• That GST should be applied to offshore imports, or be exempted from certain domestic retail categories, to “level the playing field”. This one’s gotta be the ultimate scapegoat, and Gerry Harvey had his hat handed to him in the court of public opinion in January this year trying on this furphy.  Suggesting that some select few endangered species of the Australian retailer genus should be GST-exempt is mind-boggling.  AS IF the Australian Government is about to do away with a major component of its GST income – the GST targets the retail level!  Online retail – from both national and offshore retailers – has steadily grown in the last decade from obscurity to significance.  In 5-10 years when I can try on a digital pair of jeans on my digital avatar and check for proper fit & see what they’ll look like from a virtual mirror on my high-resolution monitor, or point my smartphone at the corner of the room to project an image of a new sofa to see if it’ll fit in my room, and click a button to have it delivered, clearly the scope of what can practically be bought online is only going to grow, so why on earth would the Government set a precedent for slitting its wrists & slowly bleeding to death?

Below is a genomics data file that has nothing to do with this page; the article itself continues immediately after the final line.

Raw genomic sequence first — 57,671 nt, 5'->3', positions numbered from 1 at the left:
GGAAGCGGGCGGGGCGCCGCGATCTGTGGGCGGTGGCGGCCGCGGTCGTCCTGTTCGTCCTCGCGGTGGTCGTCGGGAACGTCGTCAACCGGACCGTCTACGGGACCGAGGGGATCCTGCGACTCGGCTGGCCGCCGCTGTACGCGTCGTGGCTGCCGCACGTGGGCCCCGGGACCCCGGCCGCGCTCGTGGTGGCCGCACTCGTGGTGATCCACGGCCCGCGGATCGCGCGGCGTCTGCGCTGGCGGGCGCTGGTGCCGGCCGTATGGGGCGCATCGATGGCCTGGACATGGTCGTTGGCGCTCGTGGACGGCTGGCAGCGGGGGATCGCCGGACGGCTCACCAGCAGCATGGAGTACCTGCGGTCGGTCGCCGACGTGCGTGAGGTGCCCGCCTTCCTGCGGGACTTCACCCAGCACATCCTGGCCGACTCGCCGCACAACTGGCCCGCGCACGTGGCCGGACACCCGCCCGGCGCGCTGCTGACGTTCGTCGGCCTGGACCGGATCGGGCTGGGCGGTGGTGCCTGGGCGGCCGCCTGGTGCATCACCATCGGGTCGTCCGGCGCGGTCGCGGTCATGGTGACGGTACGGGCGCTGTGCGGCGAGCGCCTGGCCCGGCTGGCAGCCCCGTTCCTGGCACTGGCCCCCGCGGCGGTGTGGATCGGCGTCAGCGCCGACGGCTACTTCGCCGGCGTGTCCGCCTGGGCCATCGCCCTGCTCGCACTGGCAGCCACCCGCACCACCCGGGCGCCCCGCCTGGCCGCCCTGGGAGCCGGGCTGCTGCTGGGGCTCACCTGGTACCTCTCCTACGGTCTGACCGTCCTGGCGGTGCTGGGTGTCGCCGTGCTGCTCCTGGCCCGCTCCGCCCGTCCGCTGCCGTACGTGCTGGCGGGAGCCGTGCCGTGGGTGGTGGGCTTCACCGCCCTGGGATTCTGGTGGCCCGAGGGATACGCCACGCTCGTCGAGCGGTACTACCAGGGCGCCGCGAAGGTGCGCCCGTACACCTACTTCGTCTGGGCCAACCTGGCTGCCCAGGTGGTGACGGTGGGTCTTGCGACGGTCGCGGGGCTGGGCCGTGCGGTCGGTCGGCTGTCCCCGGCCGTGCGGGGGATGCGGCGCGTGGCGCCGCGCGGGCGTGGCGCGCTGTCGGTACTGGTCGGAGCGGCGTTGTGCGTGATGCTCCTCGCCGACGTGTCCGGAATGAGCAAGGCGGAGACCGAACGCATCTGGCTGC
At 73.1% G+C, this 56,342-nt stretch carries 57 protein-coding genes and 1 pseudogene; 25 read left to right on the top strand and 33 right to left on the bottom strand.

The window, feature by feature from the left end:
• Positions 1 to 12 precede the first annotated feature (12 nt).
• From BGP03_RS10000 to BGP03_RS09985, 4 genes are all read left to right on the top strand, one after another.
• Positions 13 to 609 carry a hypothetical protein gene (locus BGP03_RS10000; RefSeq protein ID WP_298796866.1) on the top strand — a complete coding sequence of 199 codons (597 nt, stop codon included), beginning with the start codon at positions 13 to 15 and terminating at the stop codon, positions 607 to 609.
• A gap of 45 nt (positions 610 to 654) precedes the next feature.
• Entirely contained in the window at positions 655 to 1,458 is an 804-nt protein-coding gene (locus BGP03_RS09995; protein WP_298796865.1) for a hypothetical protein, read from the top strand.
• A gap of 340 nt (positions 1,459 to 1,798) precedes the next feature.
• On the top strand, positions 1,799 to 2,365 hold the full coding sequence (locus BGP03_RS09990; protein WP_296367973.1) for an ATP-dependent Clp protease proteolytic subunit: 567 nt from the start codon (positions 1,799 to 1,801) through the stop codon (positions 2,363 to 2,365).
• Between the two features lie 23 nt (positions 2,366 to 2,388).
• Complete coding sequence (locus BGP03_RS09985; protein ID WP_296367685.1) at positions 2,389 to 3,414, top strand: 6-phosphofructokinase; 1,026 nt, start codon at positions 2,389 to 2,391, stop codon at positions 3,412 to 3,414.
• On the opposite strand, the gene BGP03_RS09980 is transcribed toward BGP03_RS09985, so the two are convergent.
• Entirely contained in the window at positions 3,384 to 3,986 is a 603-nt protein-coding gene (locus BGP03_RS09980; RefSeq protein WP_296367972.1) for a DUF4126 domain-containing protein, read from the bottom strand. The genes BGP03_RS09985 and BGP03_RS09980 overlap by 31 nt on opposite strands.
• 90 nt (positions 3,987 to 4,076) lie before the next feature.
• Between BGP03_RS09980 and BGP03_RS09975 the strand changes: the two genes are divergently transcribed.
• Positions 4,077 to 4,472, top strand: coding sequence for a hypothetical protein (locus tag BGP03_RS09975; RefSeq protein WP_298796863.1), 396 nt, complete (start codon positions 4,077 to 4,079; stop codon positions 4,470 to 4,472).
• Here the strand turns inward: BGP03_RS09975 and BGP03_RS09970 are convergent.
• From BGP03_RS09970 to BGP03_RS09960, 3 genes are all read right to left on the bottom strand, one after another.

• That too much of Borders stock was inappropriate for Australian readers’ tastes.  Maybe.  As Patrick Carr says on Newmatilda.com, Borders “sacrificed profitability for market share. They poured huge money into extensive stockholdings. Their hope was that if they stocked everything, shoppers wouldn’t look elsewhere.”  Unfortunately that didn’t work out so well, and I’m guessing that’s behind a lot of the $130M about to be written off by banks, publishers, and other creditors (everyone except their owners, PEP).  Whilst it was a correctable problem, paying off the debt from that catastrophic error when it’s already a tough market obviously wasn’t possible.  But it doesn’t explain Angus & Robertson’s equal lock-step demise…